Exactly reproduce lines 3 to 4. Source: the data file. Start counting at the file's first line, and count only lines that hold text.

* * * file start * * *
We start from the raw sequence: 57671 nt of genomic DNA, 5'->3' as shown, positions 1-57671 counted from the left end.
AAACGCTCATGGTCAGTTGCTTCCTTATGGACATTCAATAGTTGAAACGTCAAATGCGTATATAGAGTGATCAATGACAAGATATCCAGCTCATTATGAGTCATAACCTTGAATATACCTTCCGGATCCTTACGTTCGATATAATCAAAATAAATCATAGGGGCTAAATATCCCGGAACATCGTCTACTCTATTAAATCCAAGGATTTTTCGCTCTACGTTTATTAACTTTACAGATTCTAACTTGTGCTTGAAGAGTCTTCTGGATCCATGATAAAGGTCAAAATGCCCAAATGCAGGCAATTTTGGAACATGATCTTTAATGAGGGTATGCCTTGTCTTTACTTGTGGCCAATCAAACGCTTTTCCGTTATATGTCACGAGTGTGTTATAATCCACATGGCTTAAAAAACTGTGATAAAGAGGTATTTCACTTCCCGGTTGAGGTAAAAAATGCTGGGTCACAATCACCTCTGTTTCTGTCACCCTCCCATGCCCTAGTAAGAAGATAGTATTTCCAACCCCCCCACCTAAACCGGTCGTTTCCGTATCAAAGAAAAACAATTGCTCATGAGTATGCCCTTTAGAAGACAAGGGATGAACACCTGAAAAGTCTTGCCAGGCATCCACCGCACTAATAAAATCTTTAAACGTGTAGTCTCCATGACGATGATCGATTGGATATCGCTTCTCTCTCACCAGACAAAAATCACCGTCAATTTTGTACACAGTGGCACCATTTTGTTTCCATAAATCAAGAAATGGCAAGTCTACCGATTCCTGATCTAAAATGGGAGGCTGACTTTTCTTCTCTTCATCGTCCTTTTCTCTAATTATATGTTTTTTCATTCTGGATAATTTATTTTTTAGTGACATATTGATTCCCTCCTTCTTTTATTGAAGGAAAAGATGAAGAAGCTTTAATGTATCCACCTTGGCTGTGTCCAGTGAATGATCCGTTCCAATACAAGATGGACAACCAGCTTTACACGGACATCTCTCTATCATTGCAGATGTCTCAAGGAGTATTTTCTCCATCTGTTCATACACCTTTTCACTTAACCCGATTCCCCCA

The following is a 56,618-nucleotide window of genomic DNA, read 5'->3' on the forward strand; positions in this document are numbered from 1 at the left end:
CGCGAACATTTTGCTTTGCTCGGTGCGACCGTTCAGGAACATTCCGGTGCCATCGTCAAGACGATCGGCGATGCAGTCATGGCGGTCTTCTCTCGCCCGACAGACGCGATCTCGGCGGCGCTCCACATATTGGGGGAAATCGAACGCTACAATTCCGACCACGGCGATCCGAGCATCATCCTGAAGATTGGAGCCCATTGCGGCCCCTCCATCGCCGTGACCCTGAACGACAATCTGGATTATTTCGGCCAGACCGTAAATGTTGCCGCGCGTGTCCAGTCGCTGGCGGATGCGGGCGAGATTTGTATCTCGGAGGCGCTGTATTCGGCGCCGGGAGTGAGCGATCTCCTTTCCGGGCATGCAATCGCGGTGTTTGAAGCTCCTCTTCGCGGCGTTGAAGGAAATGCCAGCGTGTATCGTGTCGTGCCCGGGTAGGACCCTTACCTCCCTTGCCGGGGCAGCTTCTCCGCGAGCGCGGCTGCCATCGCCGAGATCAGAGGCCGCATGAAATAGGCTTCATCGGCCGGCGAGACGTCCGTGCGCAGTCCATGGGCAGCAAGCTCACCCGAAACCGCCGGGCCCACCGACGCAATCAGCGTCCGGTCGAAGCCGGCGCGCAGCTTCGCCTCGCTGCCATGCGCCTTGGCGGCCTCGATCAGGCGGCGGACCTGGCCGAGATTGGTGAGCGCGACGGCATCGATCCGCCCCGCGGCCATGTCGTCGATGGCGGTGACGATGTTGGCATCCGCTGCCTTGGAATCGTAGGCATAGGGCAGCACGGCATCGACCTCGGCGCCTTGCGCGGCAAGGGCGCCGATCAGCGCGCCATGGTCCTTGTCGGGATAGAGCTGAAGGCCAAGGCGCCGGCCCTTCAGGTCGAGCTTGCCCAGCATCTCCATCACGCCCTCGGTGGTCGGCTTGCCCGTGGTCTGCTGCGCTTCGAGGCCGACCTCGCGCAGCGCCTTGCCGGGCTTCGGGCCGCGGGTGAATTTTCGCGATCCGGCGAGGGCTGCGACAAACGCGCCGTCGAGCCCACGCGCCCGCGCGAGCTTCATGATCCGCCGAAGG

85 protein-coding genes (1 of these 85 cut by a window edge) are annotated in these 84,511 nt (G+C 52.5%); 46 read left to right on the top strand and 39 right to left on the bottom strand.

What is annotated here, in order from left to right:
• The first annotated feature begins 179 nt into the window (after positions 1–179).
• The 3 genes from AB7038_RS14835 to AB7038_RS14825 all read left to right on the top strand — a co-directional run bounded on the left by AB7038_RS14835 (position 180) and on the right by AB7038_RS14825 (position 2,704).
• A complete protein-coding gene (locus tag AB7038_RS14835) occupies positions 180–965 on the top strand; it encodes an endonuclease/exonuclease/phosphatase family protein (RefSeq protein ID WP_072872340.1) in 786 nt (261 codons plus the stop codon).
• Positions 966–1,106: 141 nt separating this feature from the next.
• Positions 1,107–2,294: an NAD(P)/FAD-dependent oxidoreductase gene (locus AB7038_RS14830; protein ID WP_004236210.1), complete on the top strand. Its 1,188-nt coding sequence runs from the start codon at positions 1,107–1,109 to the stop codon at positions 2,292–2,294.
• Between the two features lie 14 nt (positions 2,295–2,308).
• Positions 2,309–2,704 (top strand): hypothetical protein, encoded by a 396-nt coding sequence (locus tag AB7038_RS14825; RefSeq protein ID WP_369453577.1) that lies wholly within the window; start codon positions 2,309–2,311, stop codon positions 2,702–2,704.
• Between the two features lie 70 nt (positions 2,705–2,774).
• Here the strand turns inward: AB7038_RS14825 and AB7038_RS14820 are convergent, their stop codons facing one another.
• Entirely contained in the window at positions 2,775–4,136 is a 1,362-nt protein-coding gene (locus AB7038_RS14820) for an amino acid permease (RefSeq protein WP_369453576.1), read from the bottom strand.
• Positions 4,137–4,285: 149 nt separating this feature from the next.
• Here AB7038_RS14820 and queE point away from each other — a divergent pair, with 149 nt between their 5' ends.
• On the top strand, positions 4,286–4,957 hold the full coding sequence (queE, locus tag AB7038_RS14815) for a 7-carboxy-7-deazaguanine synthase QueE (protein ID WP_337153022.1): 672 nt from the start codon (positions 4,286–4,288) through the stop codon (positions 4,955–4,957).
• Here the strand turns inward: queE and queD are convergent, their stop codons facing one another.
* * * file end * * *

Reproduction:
The following is a 56,618-nucleotide window of genomic DNA, read 5'->3' on the forward strand; positions in this document are numbered from 1 at the left end:
CGCGAACATTTTGCTTTGCTCGGTGCGACCGTTCAGGAACATTCCGGTGCCATCGTCAAGACGATCGGCGATGCAGTCATGGCGGTCTTCTCTCGCCCGACAGACGCGATCTCGGCGGCGCTCCACATATTGGGGGAAATCGAACGCTACAATTCCGACCACGGCGATCCGAGCATCATCCTGAAGATTGGAGCCCATTGCGGCCCCTCCATCGCCGTGACCCTGAACGACAATCTGGATTATTTCGGCCAGACCGTAAATGTTGCCGCGCGTGTCCAGTCGCTGGCGGATGCGGGCGAGATTTGTATCTCGGAGGCGCTGTATTCGGCGCCGGGAGTGAGCGATCTCCTTTCCGGGCATGCAATCGCGGTGTTTGAAGCTCCTCTTCGCGGCGTTGAAGGAAATGCCAGCGTGTATCGTGTCGTGCCCGGGTAGGACCCTTACCTCCCTTGCCGGGGCAGCTTCTCCGCGAGCGCGGCTGCCATCGCCGAGATCAGAGGCCGCATGAAATAGGCTTCATCGGCCGGCGAGACGTCCGTGCGCAGTCCATGGGCAGCAAGCTCACCCGAAACCGCCGGGCCCACCGACGCAATCAGCGTCCGGTCGAAGCCGGCGCGCAGCTTCGCCTCGCTGCCATGCGCCTTGGCGGCCTCGATCAGGCGGCGGACCTGGCCGAGATTGGTGAGCGCGACGGCATCGATCCGCCCCGCGGCCATGTCGTCGATGGCGGTGACGATGTTGGCATCCGCTGCCTTGGAATCGTAGGCATAGGGCAGCACGGCATCGACCTCGGCGCCTTGCGCGGCAAGGGCGCCGATCAGCGCGCCATGGTCCTTGTCGGGATAGAGCTGAAGGCCAAGGCGCCGGCCCTTCAGGTCGAGCTTGCCCAGCATCTCCATCACGCCCTCGGTGGTCGGCTTGCCCGTGGTCTGCTGCGCTTCGAGGCCGACCTCGCGCAGCGCCTTGCCGGGCTTCGGGCCGCGGGTGAATTTTCGCGATCCGGCGAGGGCTGCGACAAACGCGCCGTCGAGCCCACGCGCCCGCGCGAGCTTCATGATCCGCCGAAGG